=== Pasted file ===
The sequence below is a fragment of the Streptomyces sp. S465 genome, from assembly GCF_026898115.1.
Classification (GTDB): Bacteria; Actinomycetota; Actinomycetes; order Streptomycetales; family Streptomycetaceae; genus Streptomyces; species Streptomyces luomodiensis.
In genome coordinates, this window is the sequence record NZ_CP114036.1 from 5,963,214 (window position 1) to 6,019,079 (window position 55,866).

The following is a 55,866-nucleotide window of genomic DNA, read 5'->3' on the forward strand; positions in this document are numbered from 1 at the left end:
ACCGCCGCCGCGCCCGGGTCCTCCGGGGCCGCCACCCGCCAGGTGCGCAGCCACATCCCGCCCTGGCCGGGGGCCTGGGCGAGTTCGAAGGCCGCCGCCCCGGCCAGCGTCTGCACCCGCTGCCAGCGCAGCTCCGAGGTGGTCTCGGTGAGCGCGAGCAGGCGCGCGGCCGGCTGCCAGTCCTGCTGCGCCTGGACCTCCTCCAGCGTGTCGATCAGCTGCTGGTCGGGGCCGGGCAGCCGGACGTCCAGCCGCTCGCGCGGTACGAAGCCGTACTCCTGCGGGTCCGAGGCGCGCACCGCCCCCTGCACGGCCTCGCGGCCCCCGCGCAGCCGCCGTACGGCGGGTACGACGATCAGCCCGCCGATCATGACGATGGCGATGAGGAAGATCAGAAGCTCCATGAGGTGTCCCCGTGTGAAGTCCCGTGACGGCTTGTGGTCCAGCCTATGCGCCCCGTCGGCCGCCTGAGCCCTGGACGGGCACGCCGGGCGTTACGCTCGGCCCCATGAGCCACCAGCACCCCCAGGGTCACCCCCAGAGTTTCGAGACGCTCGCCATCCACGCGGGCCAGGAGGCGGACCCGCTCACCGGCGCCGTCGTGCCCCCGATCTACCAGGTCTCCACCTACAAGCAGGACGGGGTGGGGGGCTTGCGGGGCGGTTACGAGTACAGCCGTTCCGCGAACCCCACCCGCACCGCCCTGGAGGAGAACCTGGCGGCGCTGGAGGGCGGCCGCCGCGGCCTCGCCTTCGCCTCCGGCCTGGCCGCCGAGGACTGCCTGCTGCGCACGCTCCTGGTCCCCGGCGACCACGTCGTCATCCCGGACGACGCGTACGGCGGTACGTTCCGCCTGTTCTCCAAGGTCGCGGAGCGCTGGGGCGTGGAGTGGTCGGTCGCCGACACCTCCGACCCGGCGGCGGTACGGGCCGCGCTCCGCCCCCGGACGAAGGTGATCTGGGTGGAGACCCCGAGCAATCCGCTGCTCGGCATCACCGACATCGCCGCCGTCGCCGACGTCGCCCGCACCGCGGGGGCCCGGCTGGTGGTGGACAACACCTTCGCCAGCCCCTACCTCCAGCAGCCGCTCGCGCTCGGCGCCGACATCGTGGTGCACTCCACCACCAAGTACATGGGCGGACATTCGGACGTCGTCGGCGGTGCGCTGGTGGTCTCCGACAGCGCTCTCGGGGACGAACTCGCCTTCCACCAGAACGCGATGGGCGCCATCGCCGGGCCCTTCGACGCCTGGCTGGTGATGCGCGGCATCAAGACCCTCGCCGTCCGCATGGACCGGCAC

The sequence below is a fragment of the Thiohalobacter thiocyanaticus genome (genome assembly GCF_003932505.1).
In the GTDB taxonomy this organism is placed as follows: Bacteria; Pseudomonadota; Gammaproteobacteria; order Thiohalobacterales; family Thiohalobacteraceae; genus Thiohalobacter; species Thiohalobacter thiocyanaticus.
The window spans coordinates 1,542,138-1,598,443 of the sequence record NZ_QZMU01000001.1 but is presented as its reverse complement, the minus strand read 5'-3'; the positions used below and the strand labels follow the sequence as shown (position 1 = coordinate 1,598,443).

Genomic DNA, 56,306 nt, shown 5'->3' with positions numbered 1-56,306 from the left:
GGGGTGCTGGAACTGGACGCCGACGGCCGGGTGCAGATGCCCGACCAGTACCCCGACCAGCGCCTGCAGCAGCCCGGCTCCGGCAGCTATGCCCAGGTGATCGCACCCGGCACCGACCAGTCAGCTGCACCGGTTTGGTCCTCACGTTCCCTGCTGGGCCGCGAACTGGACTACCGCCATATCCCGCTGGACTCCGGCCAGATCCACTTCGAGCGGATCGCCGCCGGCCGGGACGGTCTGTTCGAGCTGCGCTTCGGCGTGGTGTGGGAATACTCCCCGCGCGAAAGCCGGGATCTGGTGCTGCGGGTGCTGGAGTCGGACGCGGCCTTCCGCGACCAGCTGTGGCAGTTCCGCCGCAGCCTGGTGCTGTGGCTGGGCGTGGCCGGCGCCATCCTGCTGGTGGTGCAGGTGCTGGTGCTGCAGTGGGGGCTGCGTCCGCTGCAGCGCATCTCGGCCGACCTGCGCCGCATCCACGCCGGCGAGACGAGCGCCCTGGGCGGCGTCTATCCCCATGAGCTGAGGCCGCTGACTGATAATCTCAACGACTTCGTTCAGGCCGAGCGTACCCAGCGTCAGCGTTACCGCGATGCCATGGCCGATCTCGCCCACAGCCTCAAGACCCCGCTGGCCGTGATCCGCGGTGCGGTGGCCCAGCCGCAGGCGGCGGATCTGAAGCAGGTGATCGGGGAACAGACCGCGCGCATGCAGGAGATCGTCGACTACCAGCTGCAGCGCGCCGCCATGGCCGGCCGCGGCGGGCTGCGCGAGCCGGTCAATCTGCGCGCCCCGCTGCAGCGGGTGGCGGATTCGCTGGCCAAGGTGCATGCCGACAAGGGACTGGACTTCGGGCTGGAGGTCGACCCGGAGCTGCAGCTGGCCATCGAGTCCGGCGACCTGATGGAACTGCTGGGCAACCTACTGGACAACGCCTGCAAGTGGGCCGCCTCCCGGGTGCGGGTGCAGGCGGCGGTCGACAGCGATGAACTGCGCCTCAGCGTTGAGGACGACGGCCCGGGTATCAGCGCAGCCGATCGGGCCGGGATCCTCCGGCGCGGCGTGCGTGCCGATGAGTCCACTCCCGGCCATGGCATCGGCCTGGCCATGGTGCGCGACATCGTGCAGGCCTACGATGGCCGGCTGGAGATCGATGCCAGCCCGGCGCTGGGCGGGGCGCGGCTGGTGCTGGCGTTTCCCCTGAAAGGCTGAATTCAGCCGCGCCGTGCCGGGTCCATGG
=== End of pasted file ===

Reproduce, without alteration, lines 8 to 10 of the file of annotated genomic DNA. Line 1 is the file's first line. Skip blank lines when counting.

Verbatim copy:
The window spans coordinates 1,542,138-1,598,443 of the sequence record NZ_QZMU01000001.1 but is presented as its reverse complement, the minus strand read 5'-3'; the positions used below and the strand labels follow the sequence as shown (position 1 = coordinate 1,598,443).

Genomic DNA, 56,306 nt, shown 5'->3' with positions numbered 1-56,306 from the left:
GGGGTGCTGGAACTGGACGCCGACGGCCGGGTGCAGATGCCCGACCAGTACCCCGACCAGCGCCTGCAGCAGCCCGGCTCCGGCAGCTATGCCCAGGTGATCGCACCCGGCACCGACCAGTCAGCTGCACCGGTTTGGTCCTCACGTTCCCTGCTGGGCCGCGAACTGGACTACCGCCATATCCCGCTGGACTCCGGCCAGATCCACTTCGAGCGGATCGCCGCCGGCCGGGACGGTCTGTTCGAGCTGCGCTTCGGCGTGGTGTGGGAATACTCCCCGCGCGAAAGCCGGGATCTGGTGCTGCGGGTGCTGGAGTCGGACGCGGCCTTCCGCGACCAGCTGTGGCAGTTCCGCCGCAGCCTGGTGCTGTGGCTGGGCGTGGCCGGCGCCATCCTGCTGGTGGTGCAGGTGCTGGTGCTGCAGTGGGGGCTGCGTCCGCTGCAGCGCATCTCGGCCGACCTGCGCCGCATCCACGCCGGCGAGACGAGCGCCCTGGGCGGCGTCTATCCCCATGAGCTGAGGCCGCTGACTGATAATCTCAACGACTTCGTTCAGGCCGAGCGTACCCAGCGTCAGCGTTACCGCGATGCCATGGCCGATCTCGCCCACAGCCTCAAGACCCCGCTGGCCGTGATCCGCGGTGCGGTGGCCCAGCCGCAGGCGGCGGATCTGAAGCAGGTGATCGGGGAACAGACCGCGCGCATGCAGGAGATCGTCGACTACCAGCTGCAGCGCGCCGCCATGGCCGGCCGCGGCGGGCTGCGCGAGCCGGTCAATCTGCGCGCCCCGCTGCAGCGGGTGGCGGATTCGCTGGCCAAGGTGCATGCCGACAAGGGACTGGACTTCGGGCTGGAGGTCGACCCGGAGCTGCAGCTGGCCATCGAGTCCGGCGACCTGATGGAACTGCTGGGCAACCTACTGGACAACGCCTGCAAGTGGGCCGCCTCCCGGGTGCGGGTGCAGGCGGCGGTCGACAGCGATGAACTGCGCCTCAGCGTTGAGGACGACGGCCCGGGTATCAGCGCAGCCGATCGGGCCGGGATCCTCCGGCGCGGCGTGCGTGCCGATGAGTCCACTCCCGGCCATGGCATCGGCCTGGCCATGGTGCGCGACATCGTGCAGGCCTACGATGGCCGGCTGGAGATCGATGCCAGCCCGGCGCTGGGCGGGGCGCGGCTGGTGCTGGCGTTTCCCCTGAAAGGCTGAATTCAGCCGCGCCGTGCCGGGTCCATGG